Infinity’s eBooks will now be available for sale on Sony’s Reader Store, from which readers can download eBooks in open-standard formats that can be viewed on various eBook reading devices, including Sony’s Reader. Continue reading Self-Publishing Company, Infinity Publishing, to Distribute eBooks via SONY Reader Store
Great news from SONY. They just announced 30 libraries across the country who will participate with them in the SONY Reader Library Program. It’s truly wonderful to see an eBook reader company reaching out to libraries to promote and encourage the use of the eBooks. What is unclear, however, is whether the program encourages libraries to lend the SONY devices to patrons. The press release states that devices will be provided for library staff use and patron demonstrations. I hope they won’t stop short of the idea to lend devices to patrons. Here is more information from the SONY Press Release: Continue reading SONY’s Reader Library Program – But can they loan the devices?
The Book Industry Study Group, along with a variety of corporate sponsors, launched a study in late 2009 about consumer attitudes toward e-book reading. Consumers were asked a series of questions in Nov. 2009, Jan. 2010 and again in July 2010. Some initial results were released during a twitter #followreader discussion hosted by O’Reilly TOC. The following is an excerpt from the TOC post: (note that “library” is reported for 7% of ebook downloads) (after original post found out that Kelly from BISG said that library downloads are so much in their infancy they don’t have a large enough sample. They hope to do a survey soon regarding this.) Continue reading BISG Study – 7% of eBook downloads are from a library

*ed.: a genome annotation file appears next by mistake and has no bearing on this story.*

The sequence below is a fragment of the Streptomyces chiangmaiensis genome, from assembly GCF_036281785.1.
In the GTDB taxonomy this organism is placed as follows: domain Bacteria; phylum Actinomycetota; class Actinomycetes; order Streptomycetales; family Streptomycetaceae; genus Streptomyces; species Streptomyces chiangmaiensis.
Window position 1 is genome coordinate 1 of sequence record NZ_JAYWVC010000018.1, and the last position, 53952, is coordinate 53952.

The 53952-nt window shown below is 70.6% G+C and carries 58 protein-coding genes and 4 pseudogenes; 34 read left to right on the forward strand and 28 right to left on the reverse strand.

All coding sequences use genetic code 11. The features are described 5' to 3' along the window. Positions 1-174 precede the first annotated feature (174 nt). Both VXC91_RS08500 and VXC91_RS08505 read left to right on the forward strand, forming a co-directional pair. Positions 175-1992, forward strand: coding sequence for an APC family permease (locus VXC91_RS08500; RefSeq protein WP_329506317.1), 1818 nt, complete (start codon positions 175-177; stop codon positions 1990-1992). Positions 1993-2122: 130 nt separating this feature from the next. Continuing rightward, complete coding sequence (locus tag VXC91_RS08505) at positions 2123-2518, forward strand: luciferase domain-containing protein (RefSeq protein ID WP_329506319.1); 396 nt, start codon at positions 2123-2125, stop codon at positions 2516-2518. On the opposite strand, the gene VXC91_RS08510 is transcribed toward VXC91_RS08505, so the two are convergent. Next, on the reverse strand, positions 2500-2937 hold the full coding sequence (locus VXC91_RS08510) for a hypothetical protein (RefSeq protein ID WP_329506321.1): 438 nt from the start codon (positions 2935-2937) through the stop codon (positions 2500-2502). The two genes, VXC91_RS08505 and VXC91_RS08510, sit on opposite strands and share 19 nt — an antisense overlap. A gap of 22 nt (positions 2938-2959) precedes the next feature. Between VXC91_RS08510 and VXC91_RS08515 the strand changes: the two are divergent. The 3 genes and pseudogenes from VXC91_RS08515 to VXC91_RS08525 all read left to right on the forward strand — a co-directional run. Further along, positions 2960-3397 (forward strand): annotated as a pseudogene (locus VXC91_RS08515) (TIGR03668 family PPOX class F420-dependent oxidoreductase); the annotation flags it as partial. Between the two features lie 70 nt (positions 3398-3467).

Another batch of good reads out there this week. Digital textbooks for higher education, eBook readers for schools in MA and FL, and Sony stating eBooks will overtake print within 5 years.
TOC – The real title of this presentation is…. So an Author, a Publisher, and a Reader Walk into a Bar… Feb. 24
Speakers: Malle Vallik, eHARLEQUIN, and Bob Carlton, LibreDigital
Bob and Malle discussed online marketing and what is working to move units. They felt this would be a great conversation in a bar, thus the title. Some highlights from the session are below.
Very cool news from OCLC/NetLibrary. Their e-books are now compatible with the Nook as well as the new SONY Daily Edition (they were already compatible with the 4 versions of SONY Readers). This is a real benefit for libraries who are looking for more e-reader options. It opens up so many potentials for patron downloads and the use of e-readers by libraries (for circulation). I hope to see other aggregators and publishers following suit and (fingers crossed) adding more textbooks to the mix. The press release from OCLC is below.
NetLibrary eBooks compatible with new Barnes & Noble nook, new ony Daily Edition and other popular eBook readers
140,000 eBook titles available for download to portable devices
Continue reading NetLibrary titles compatible with Nook and SONY Daily Edition
I understand there are concerns about ebooks and privacy. We should certainly consider how privacy will change with this technology, but I have to say, at a local level I feel I have so much more privacy reading books with an e-reader. Using my ebook reader (Sony) I can buy an ebook or borrow one from the public library and read them anywhere without feeling exposed.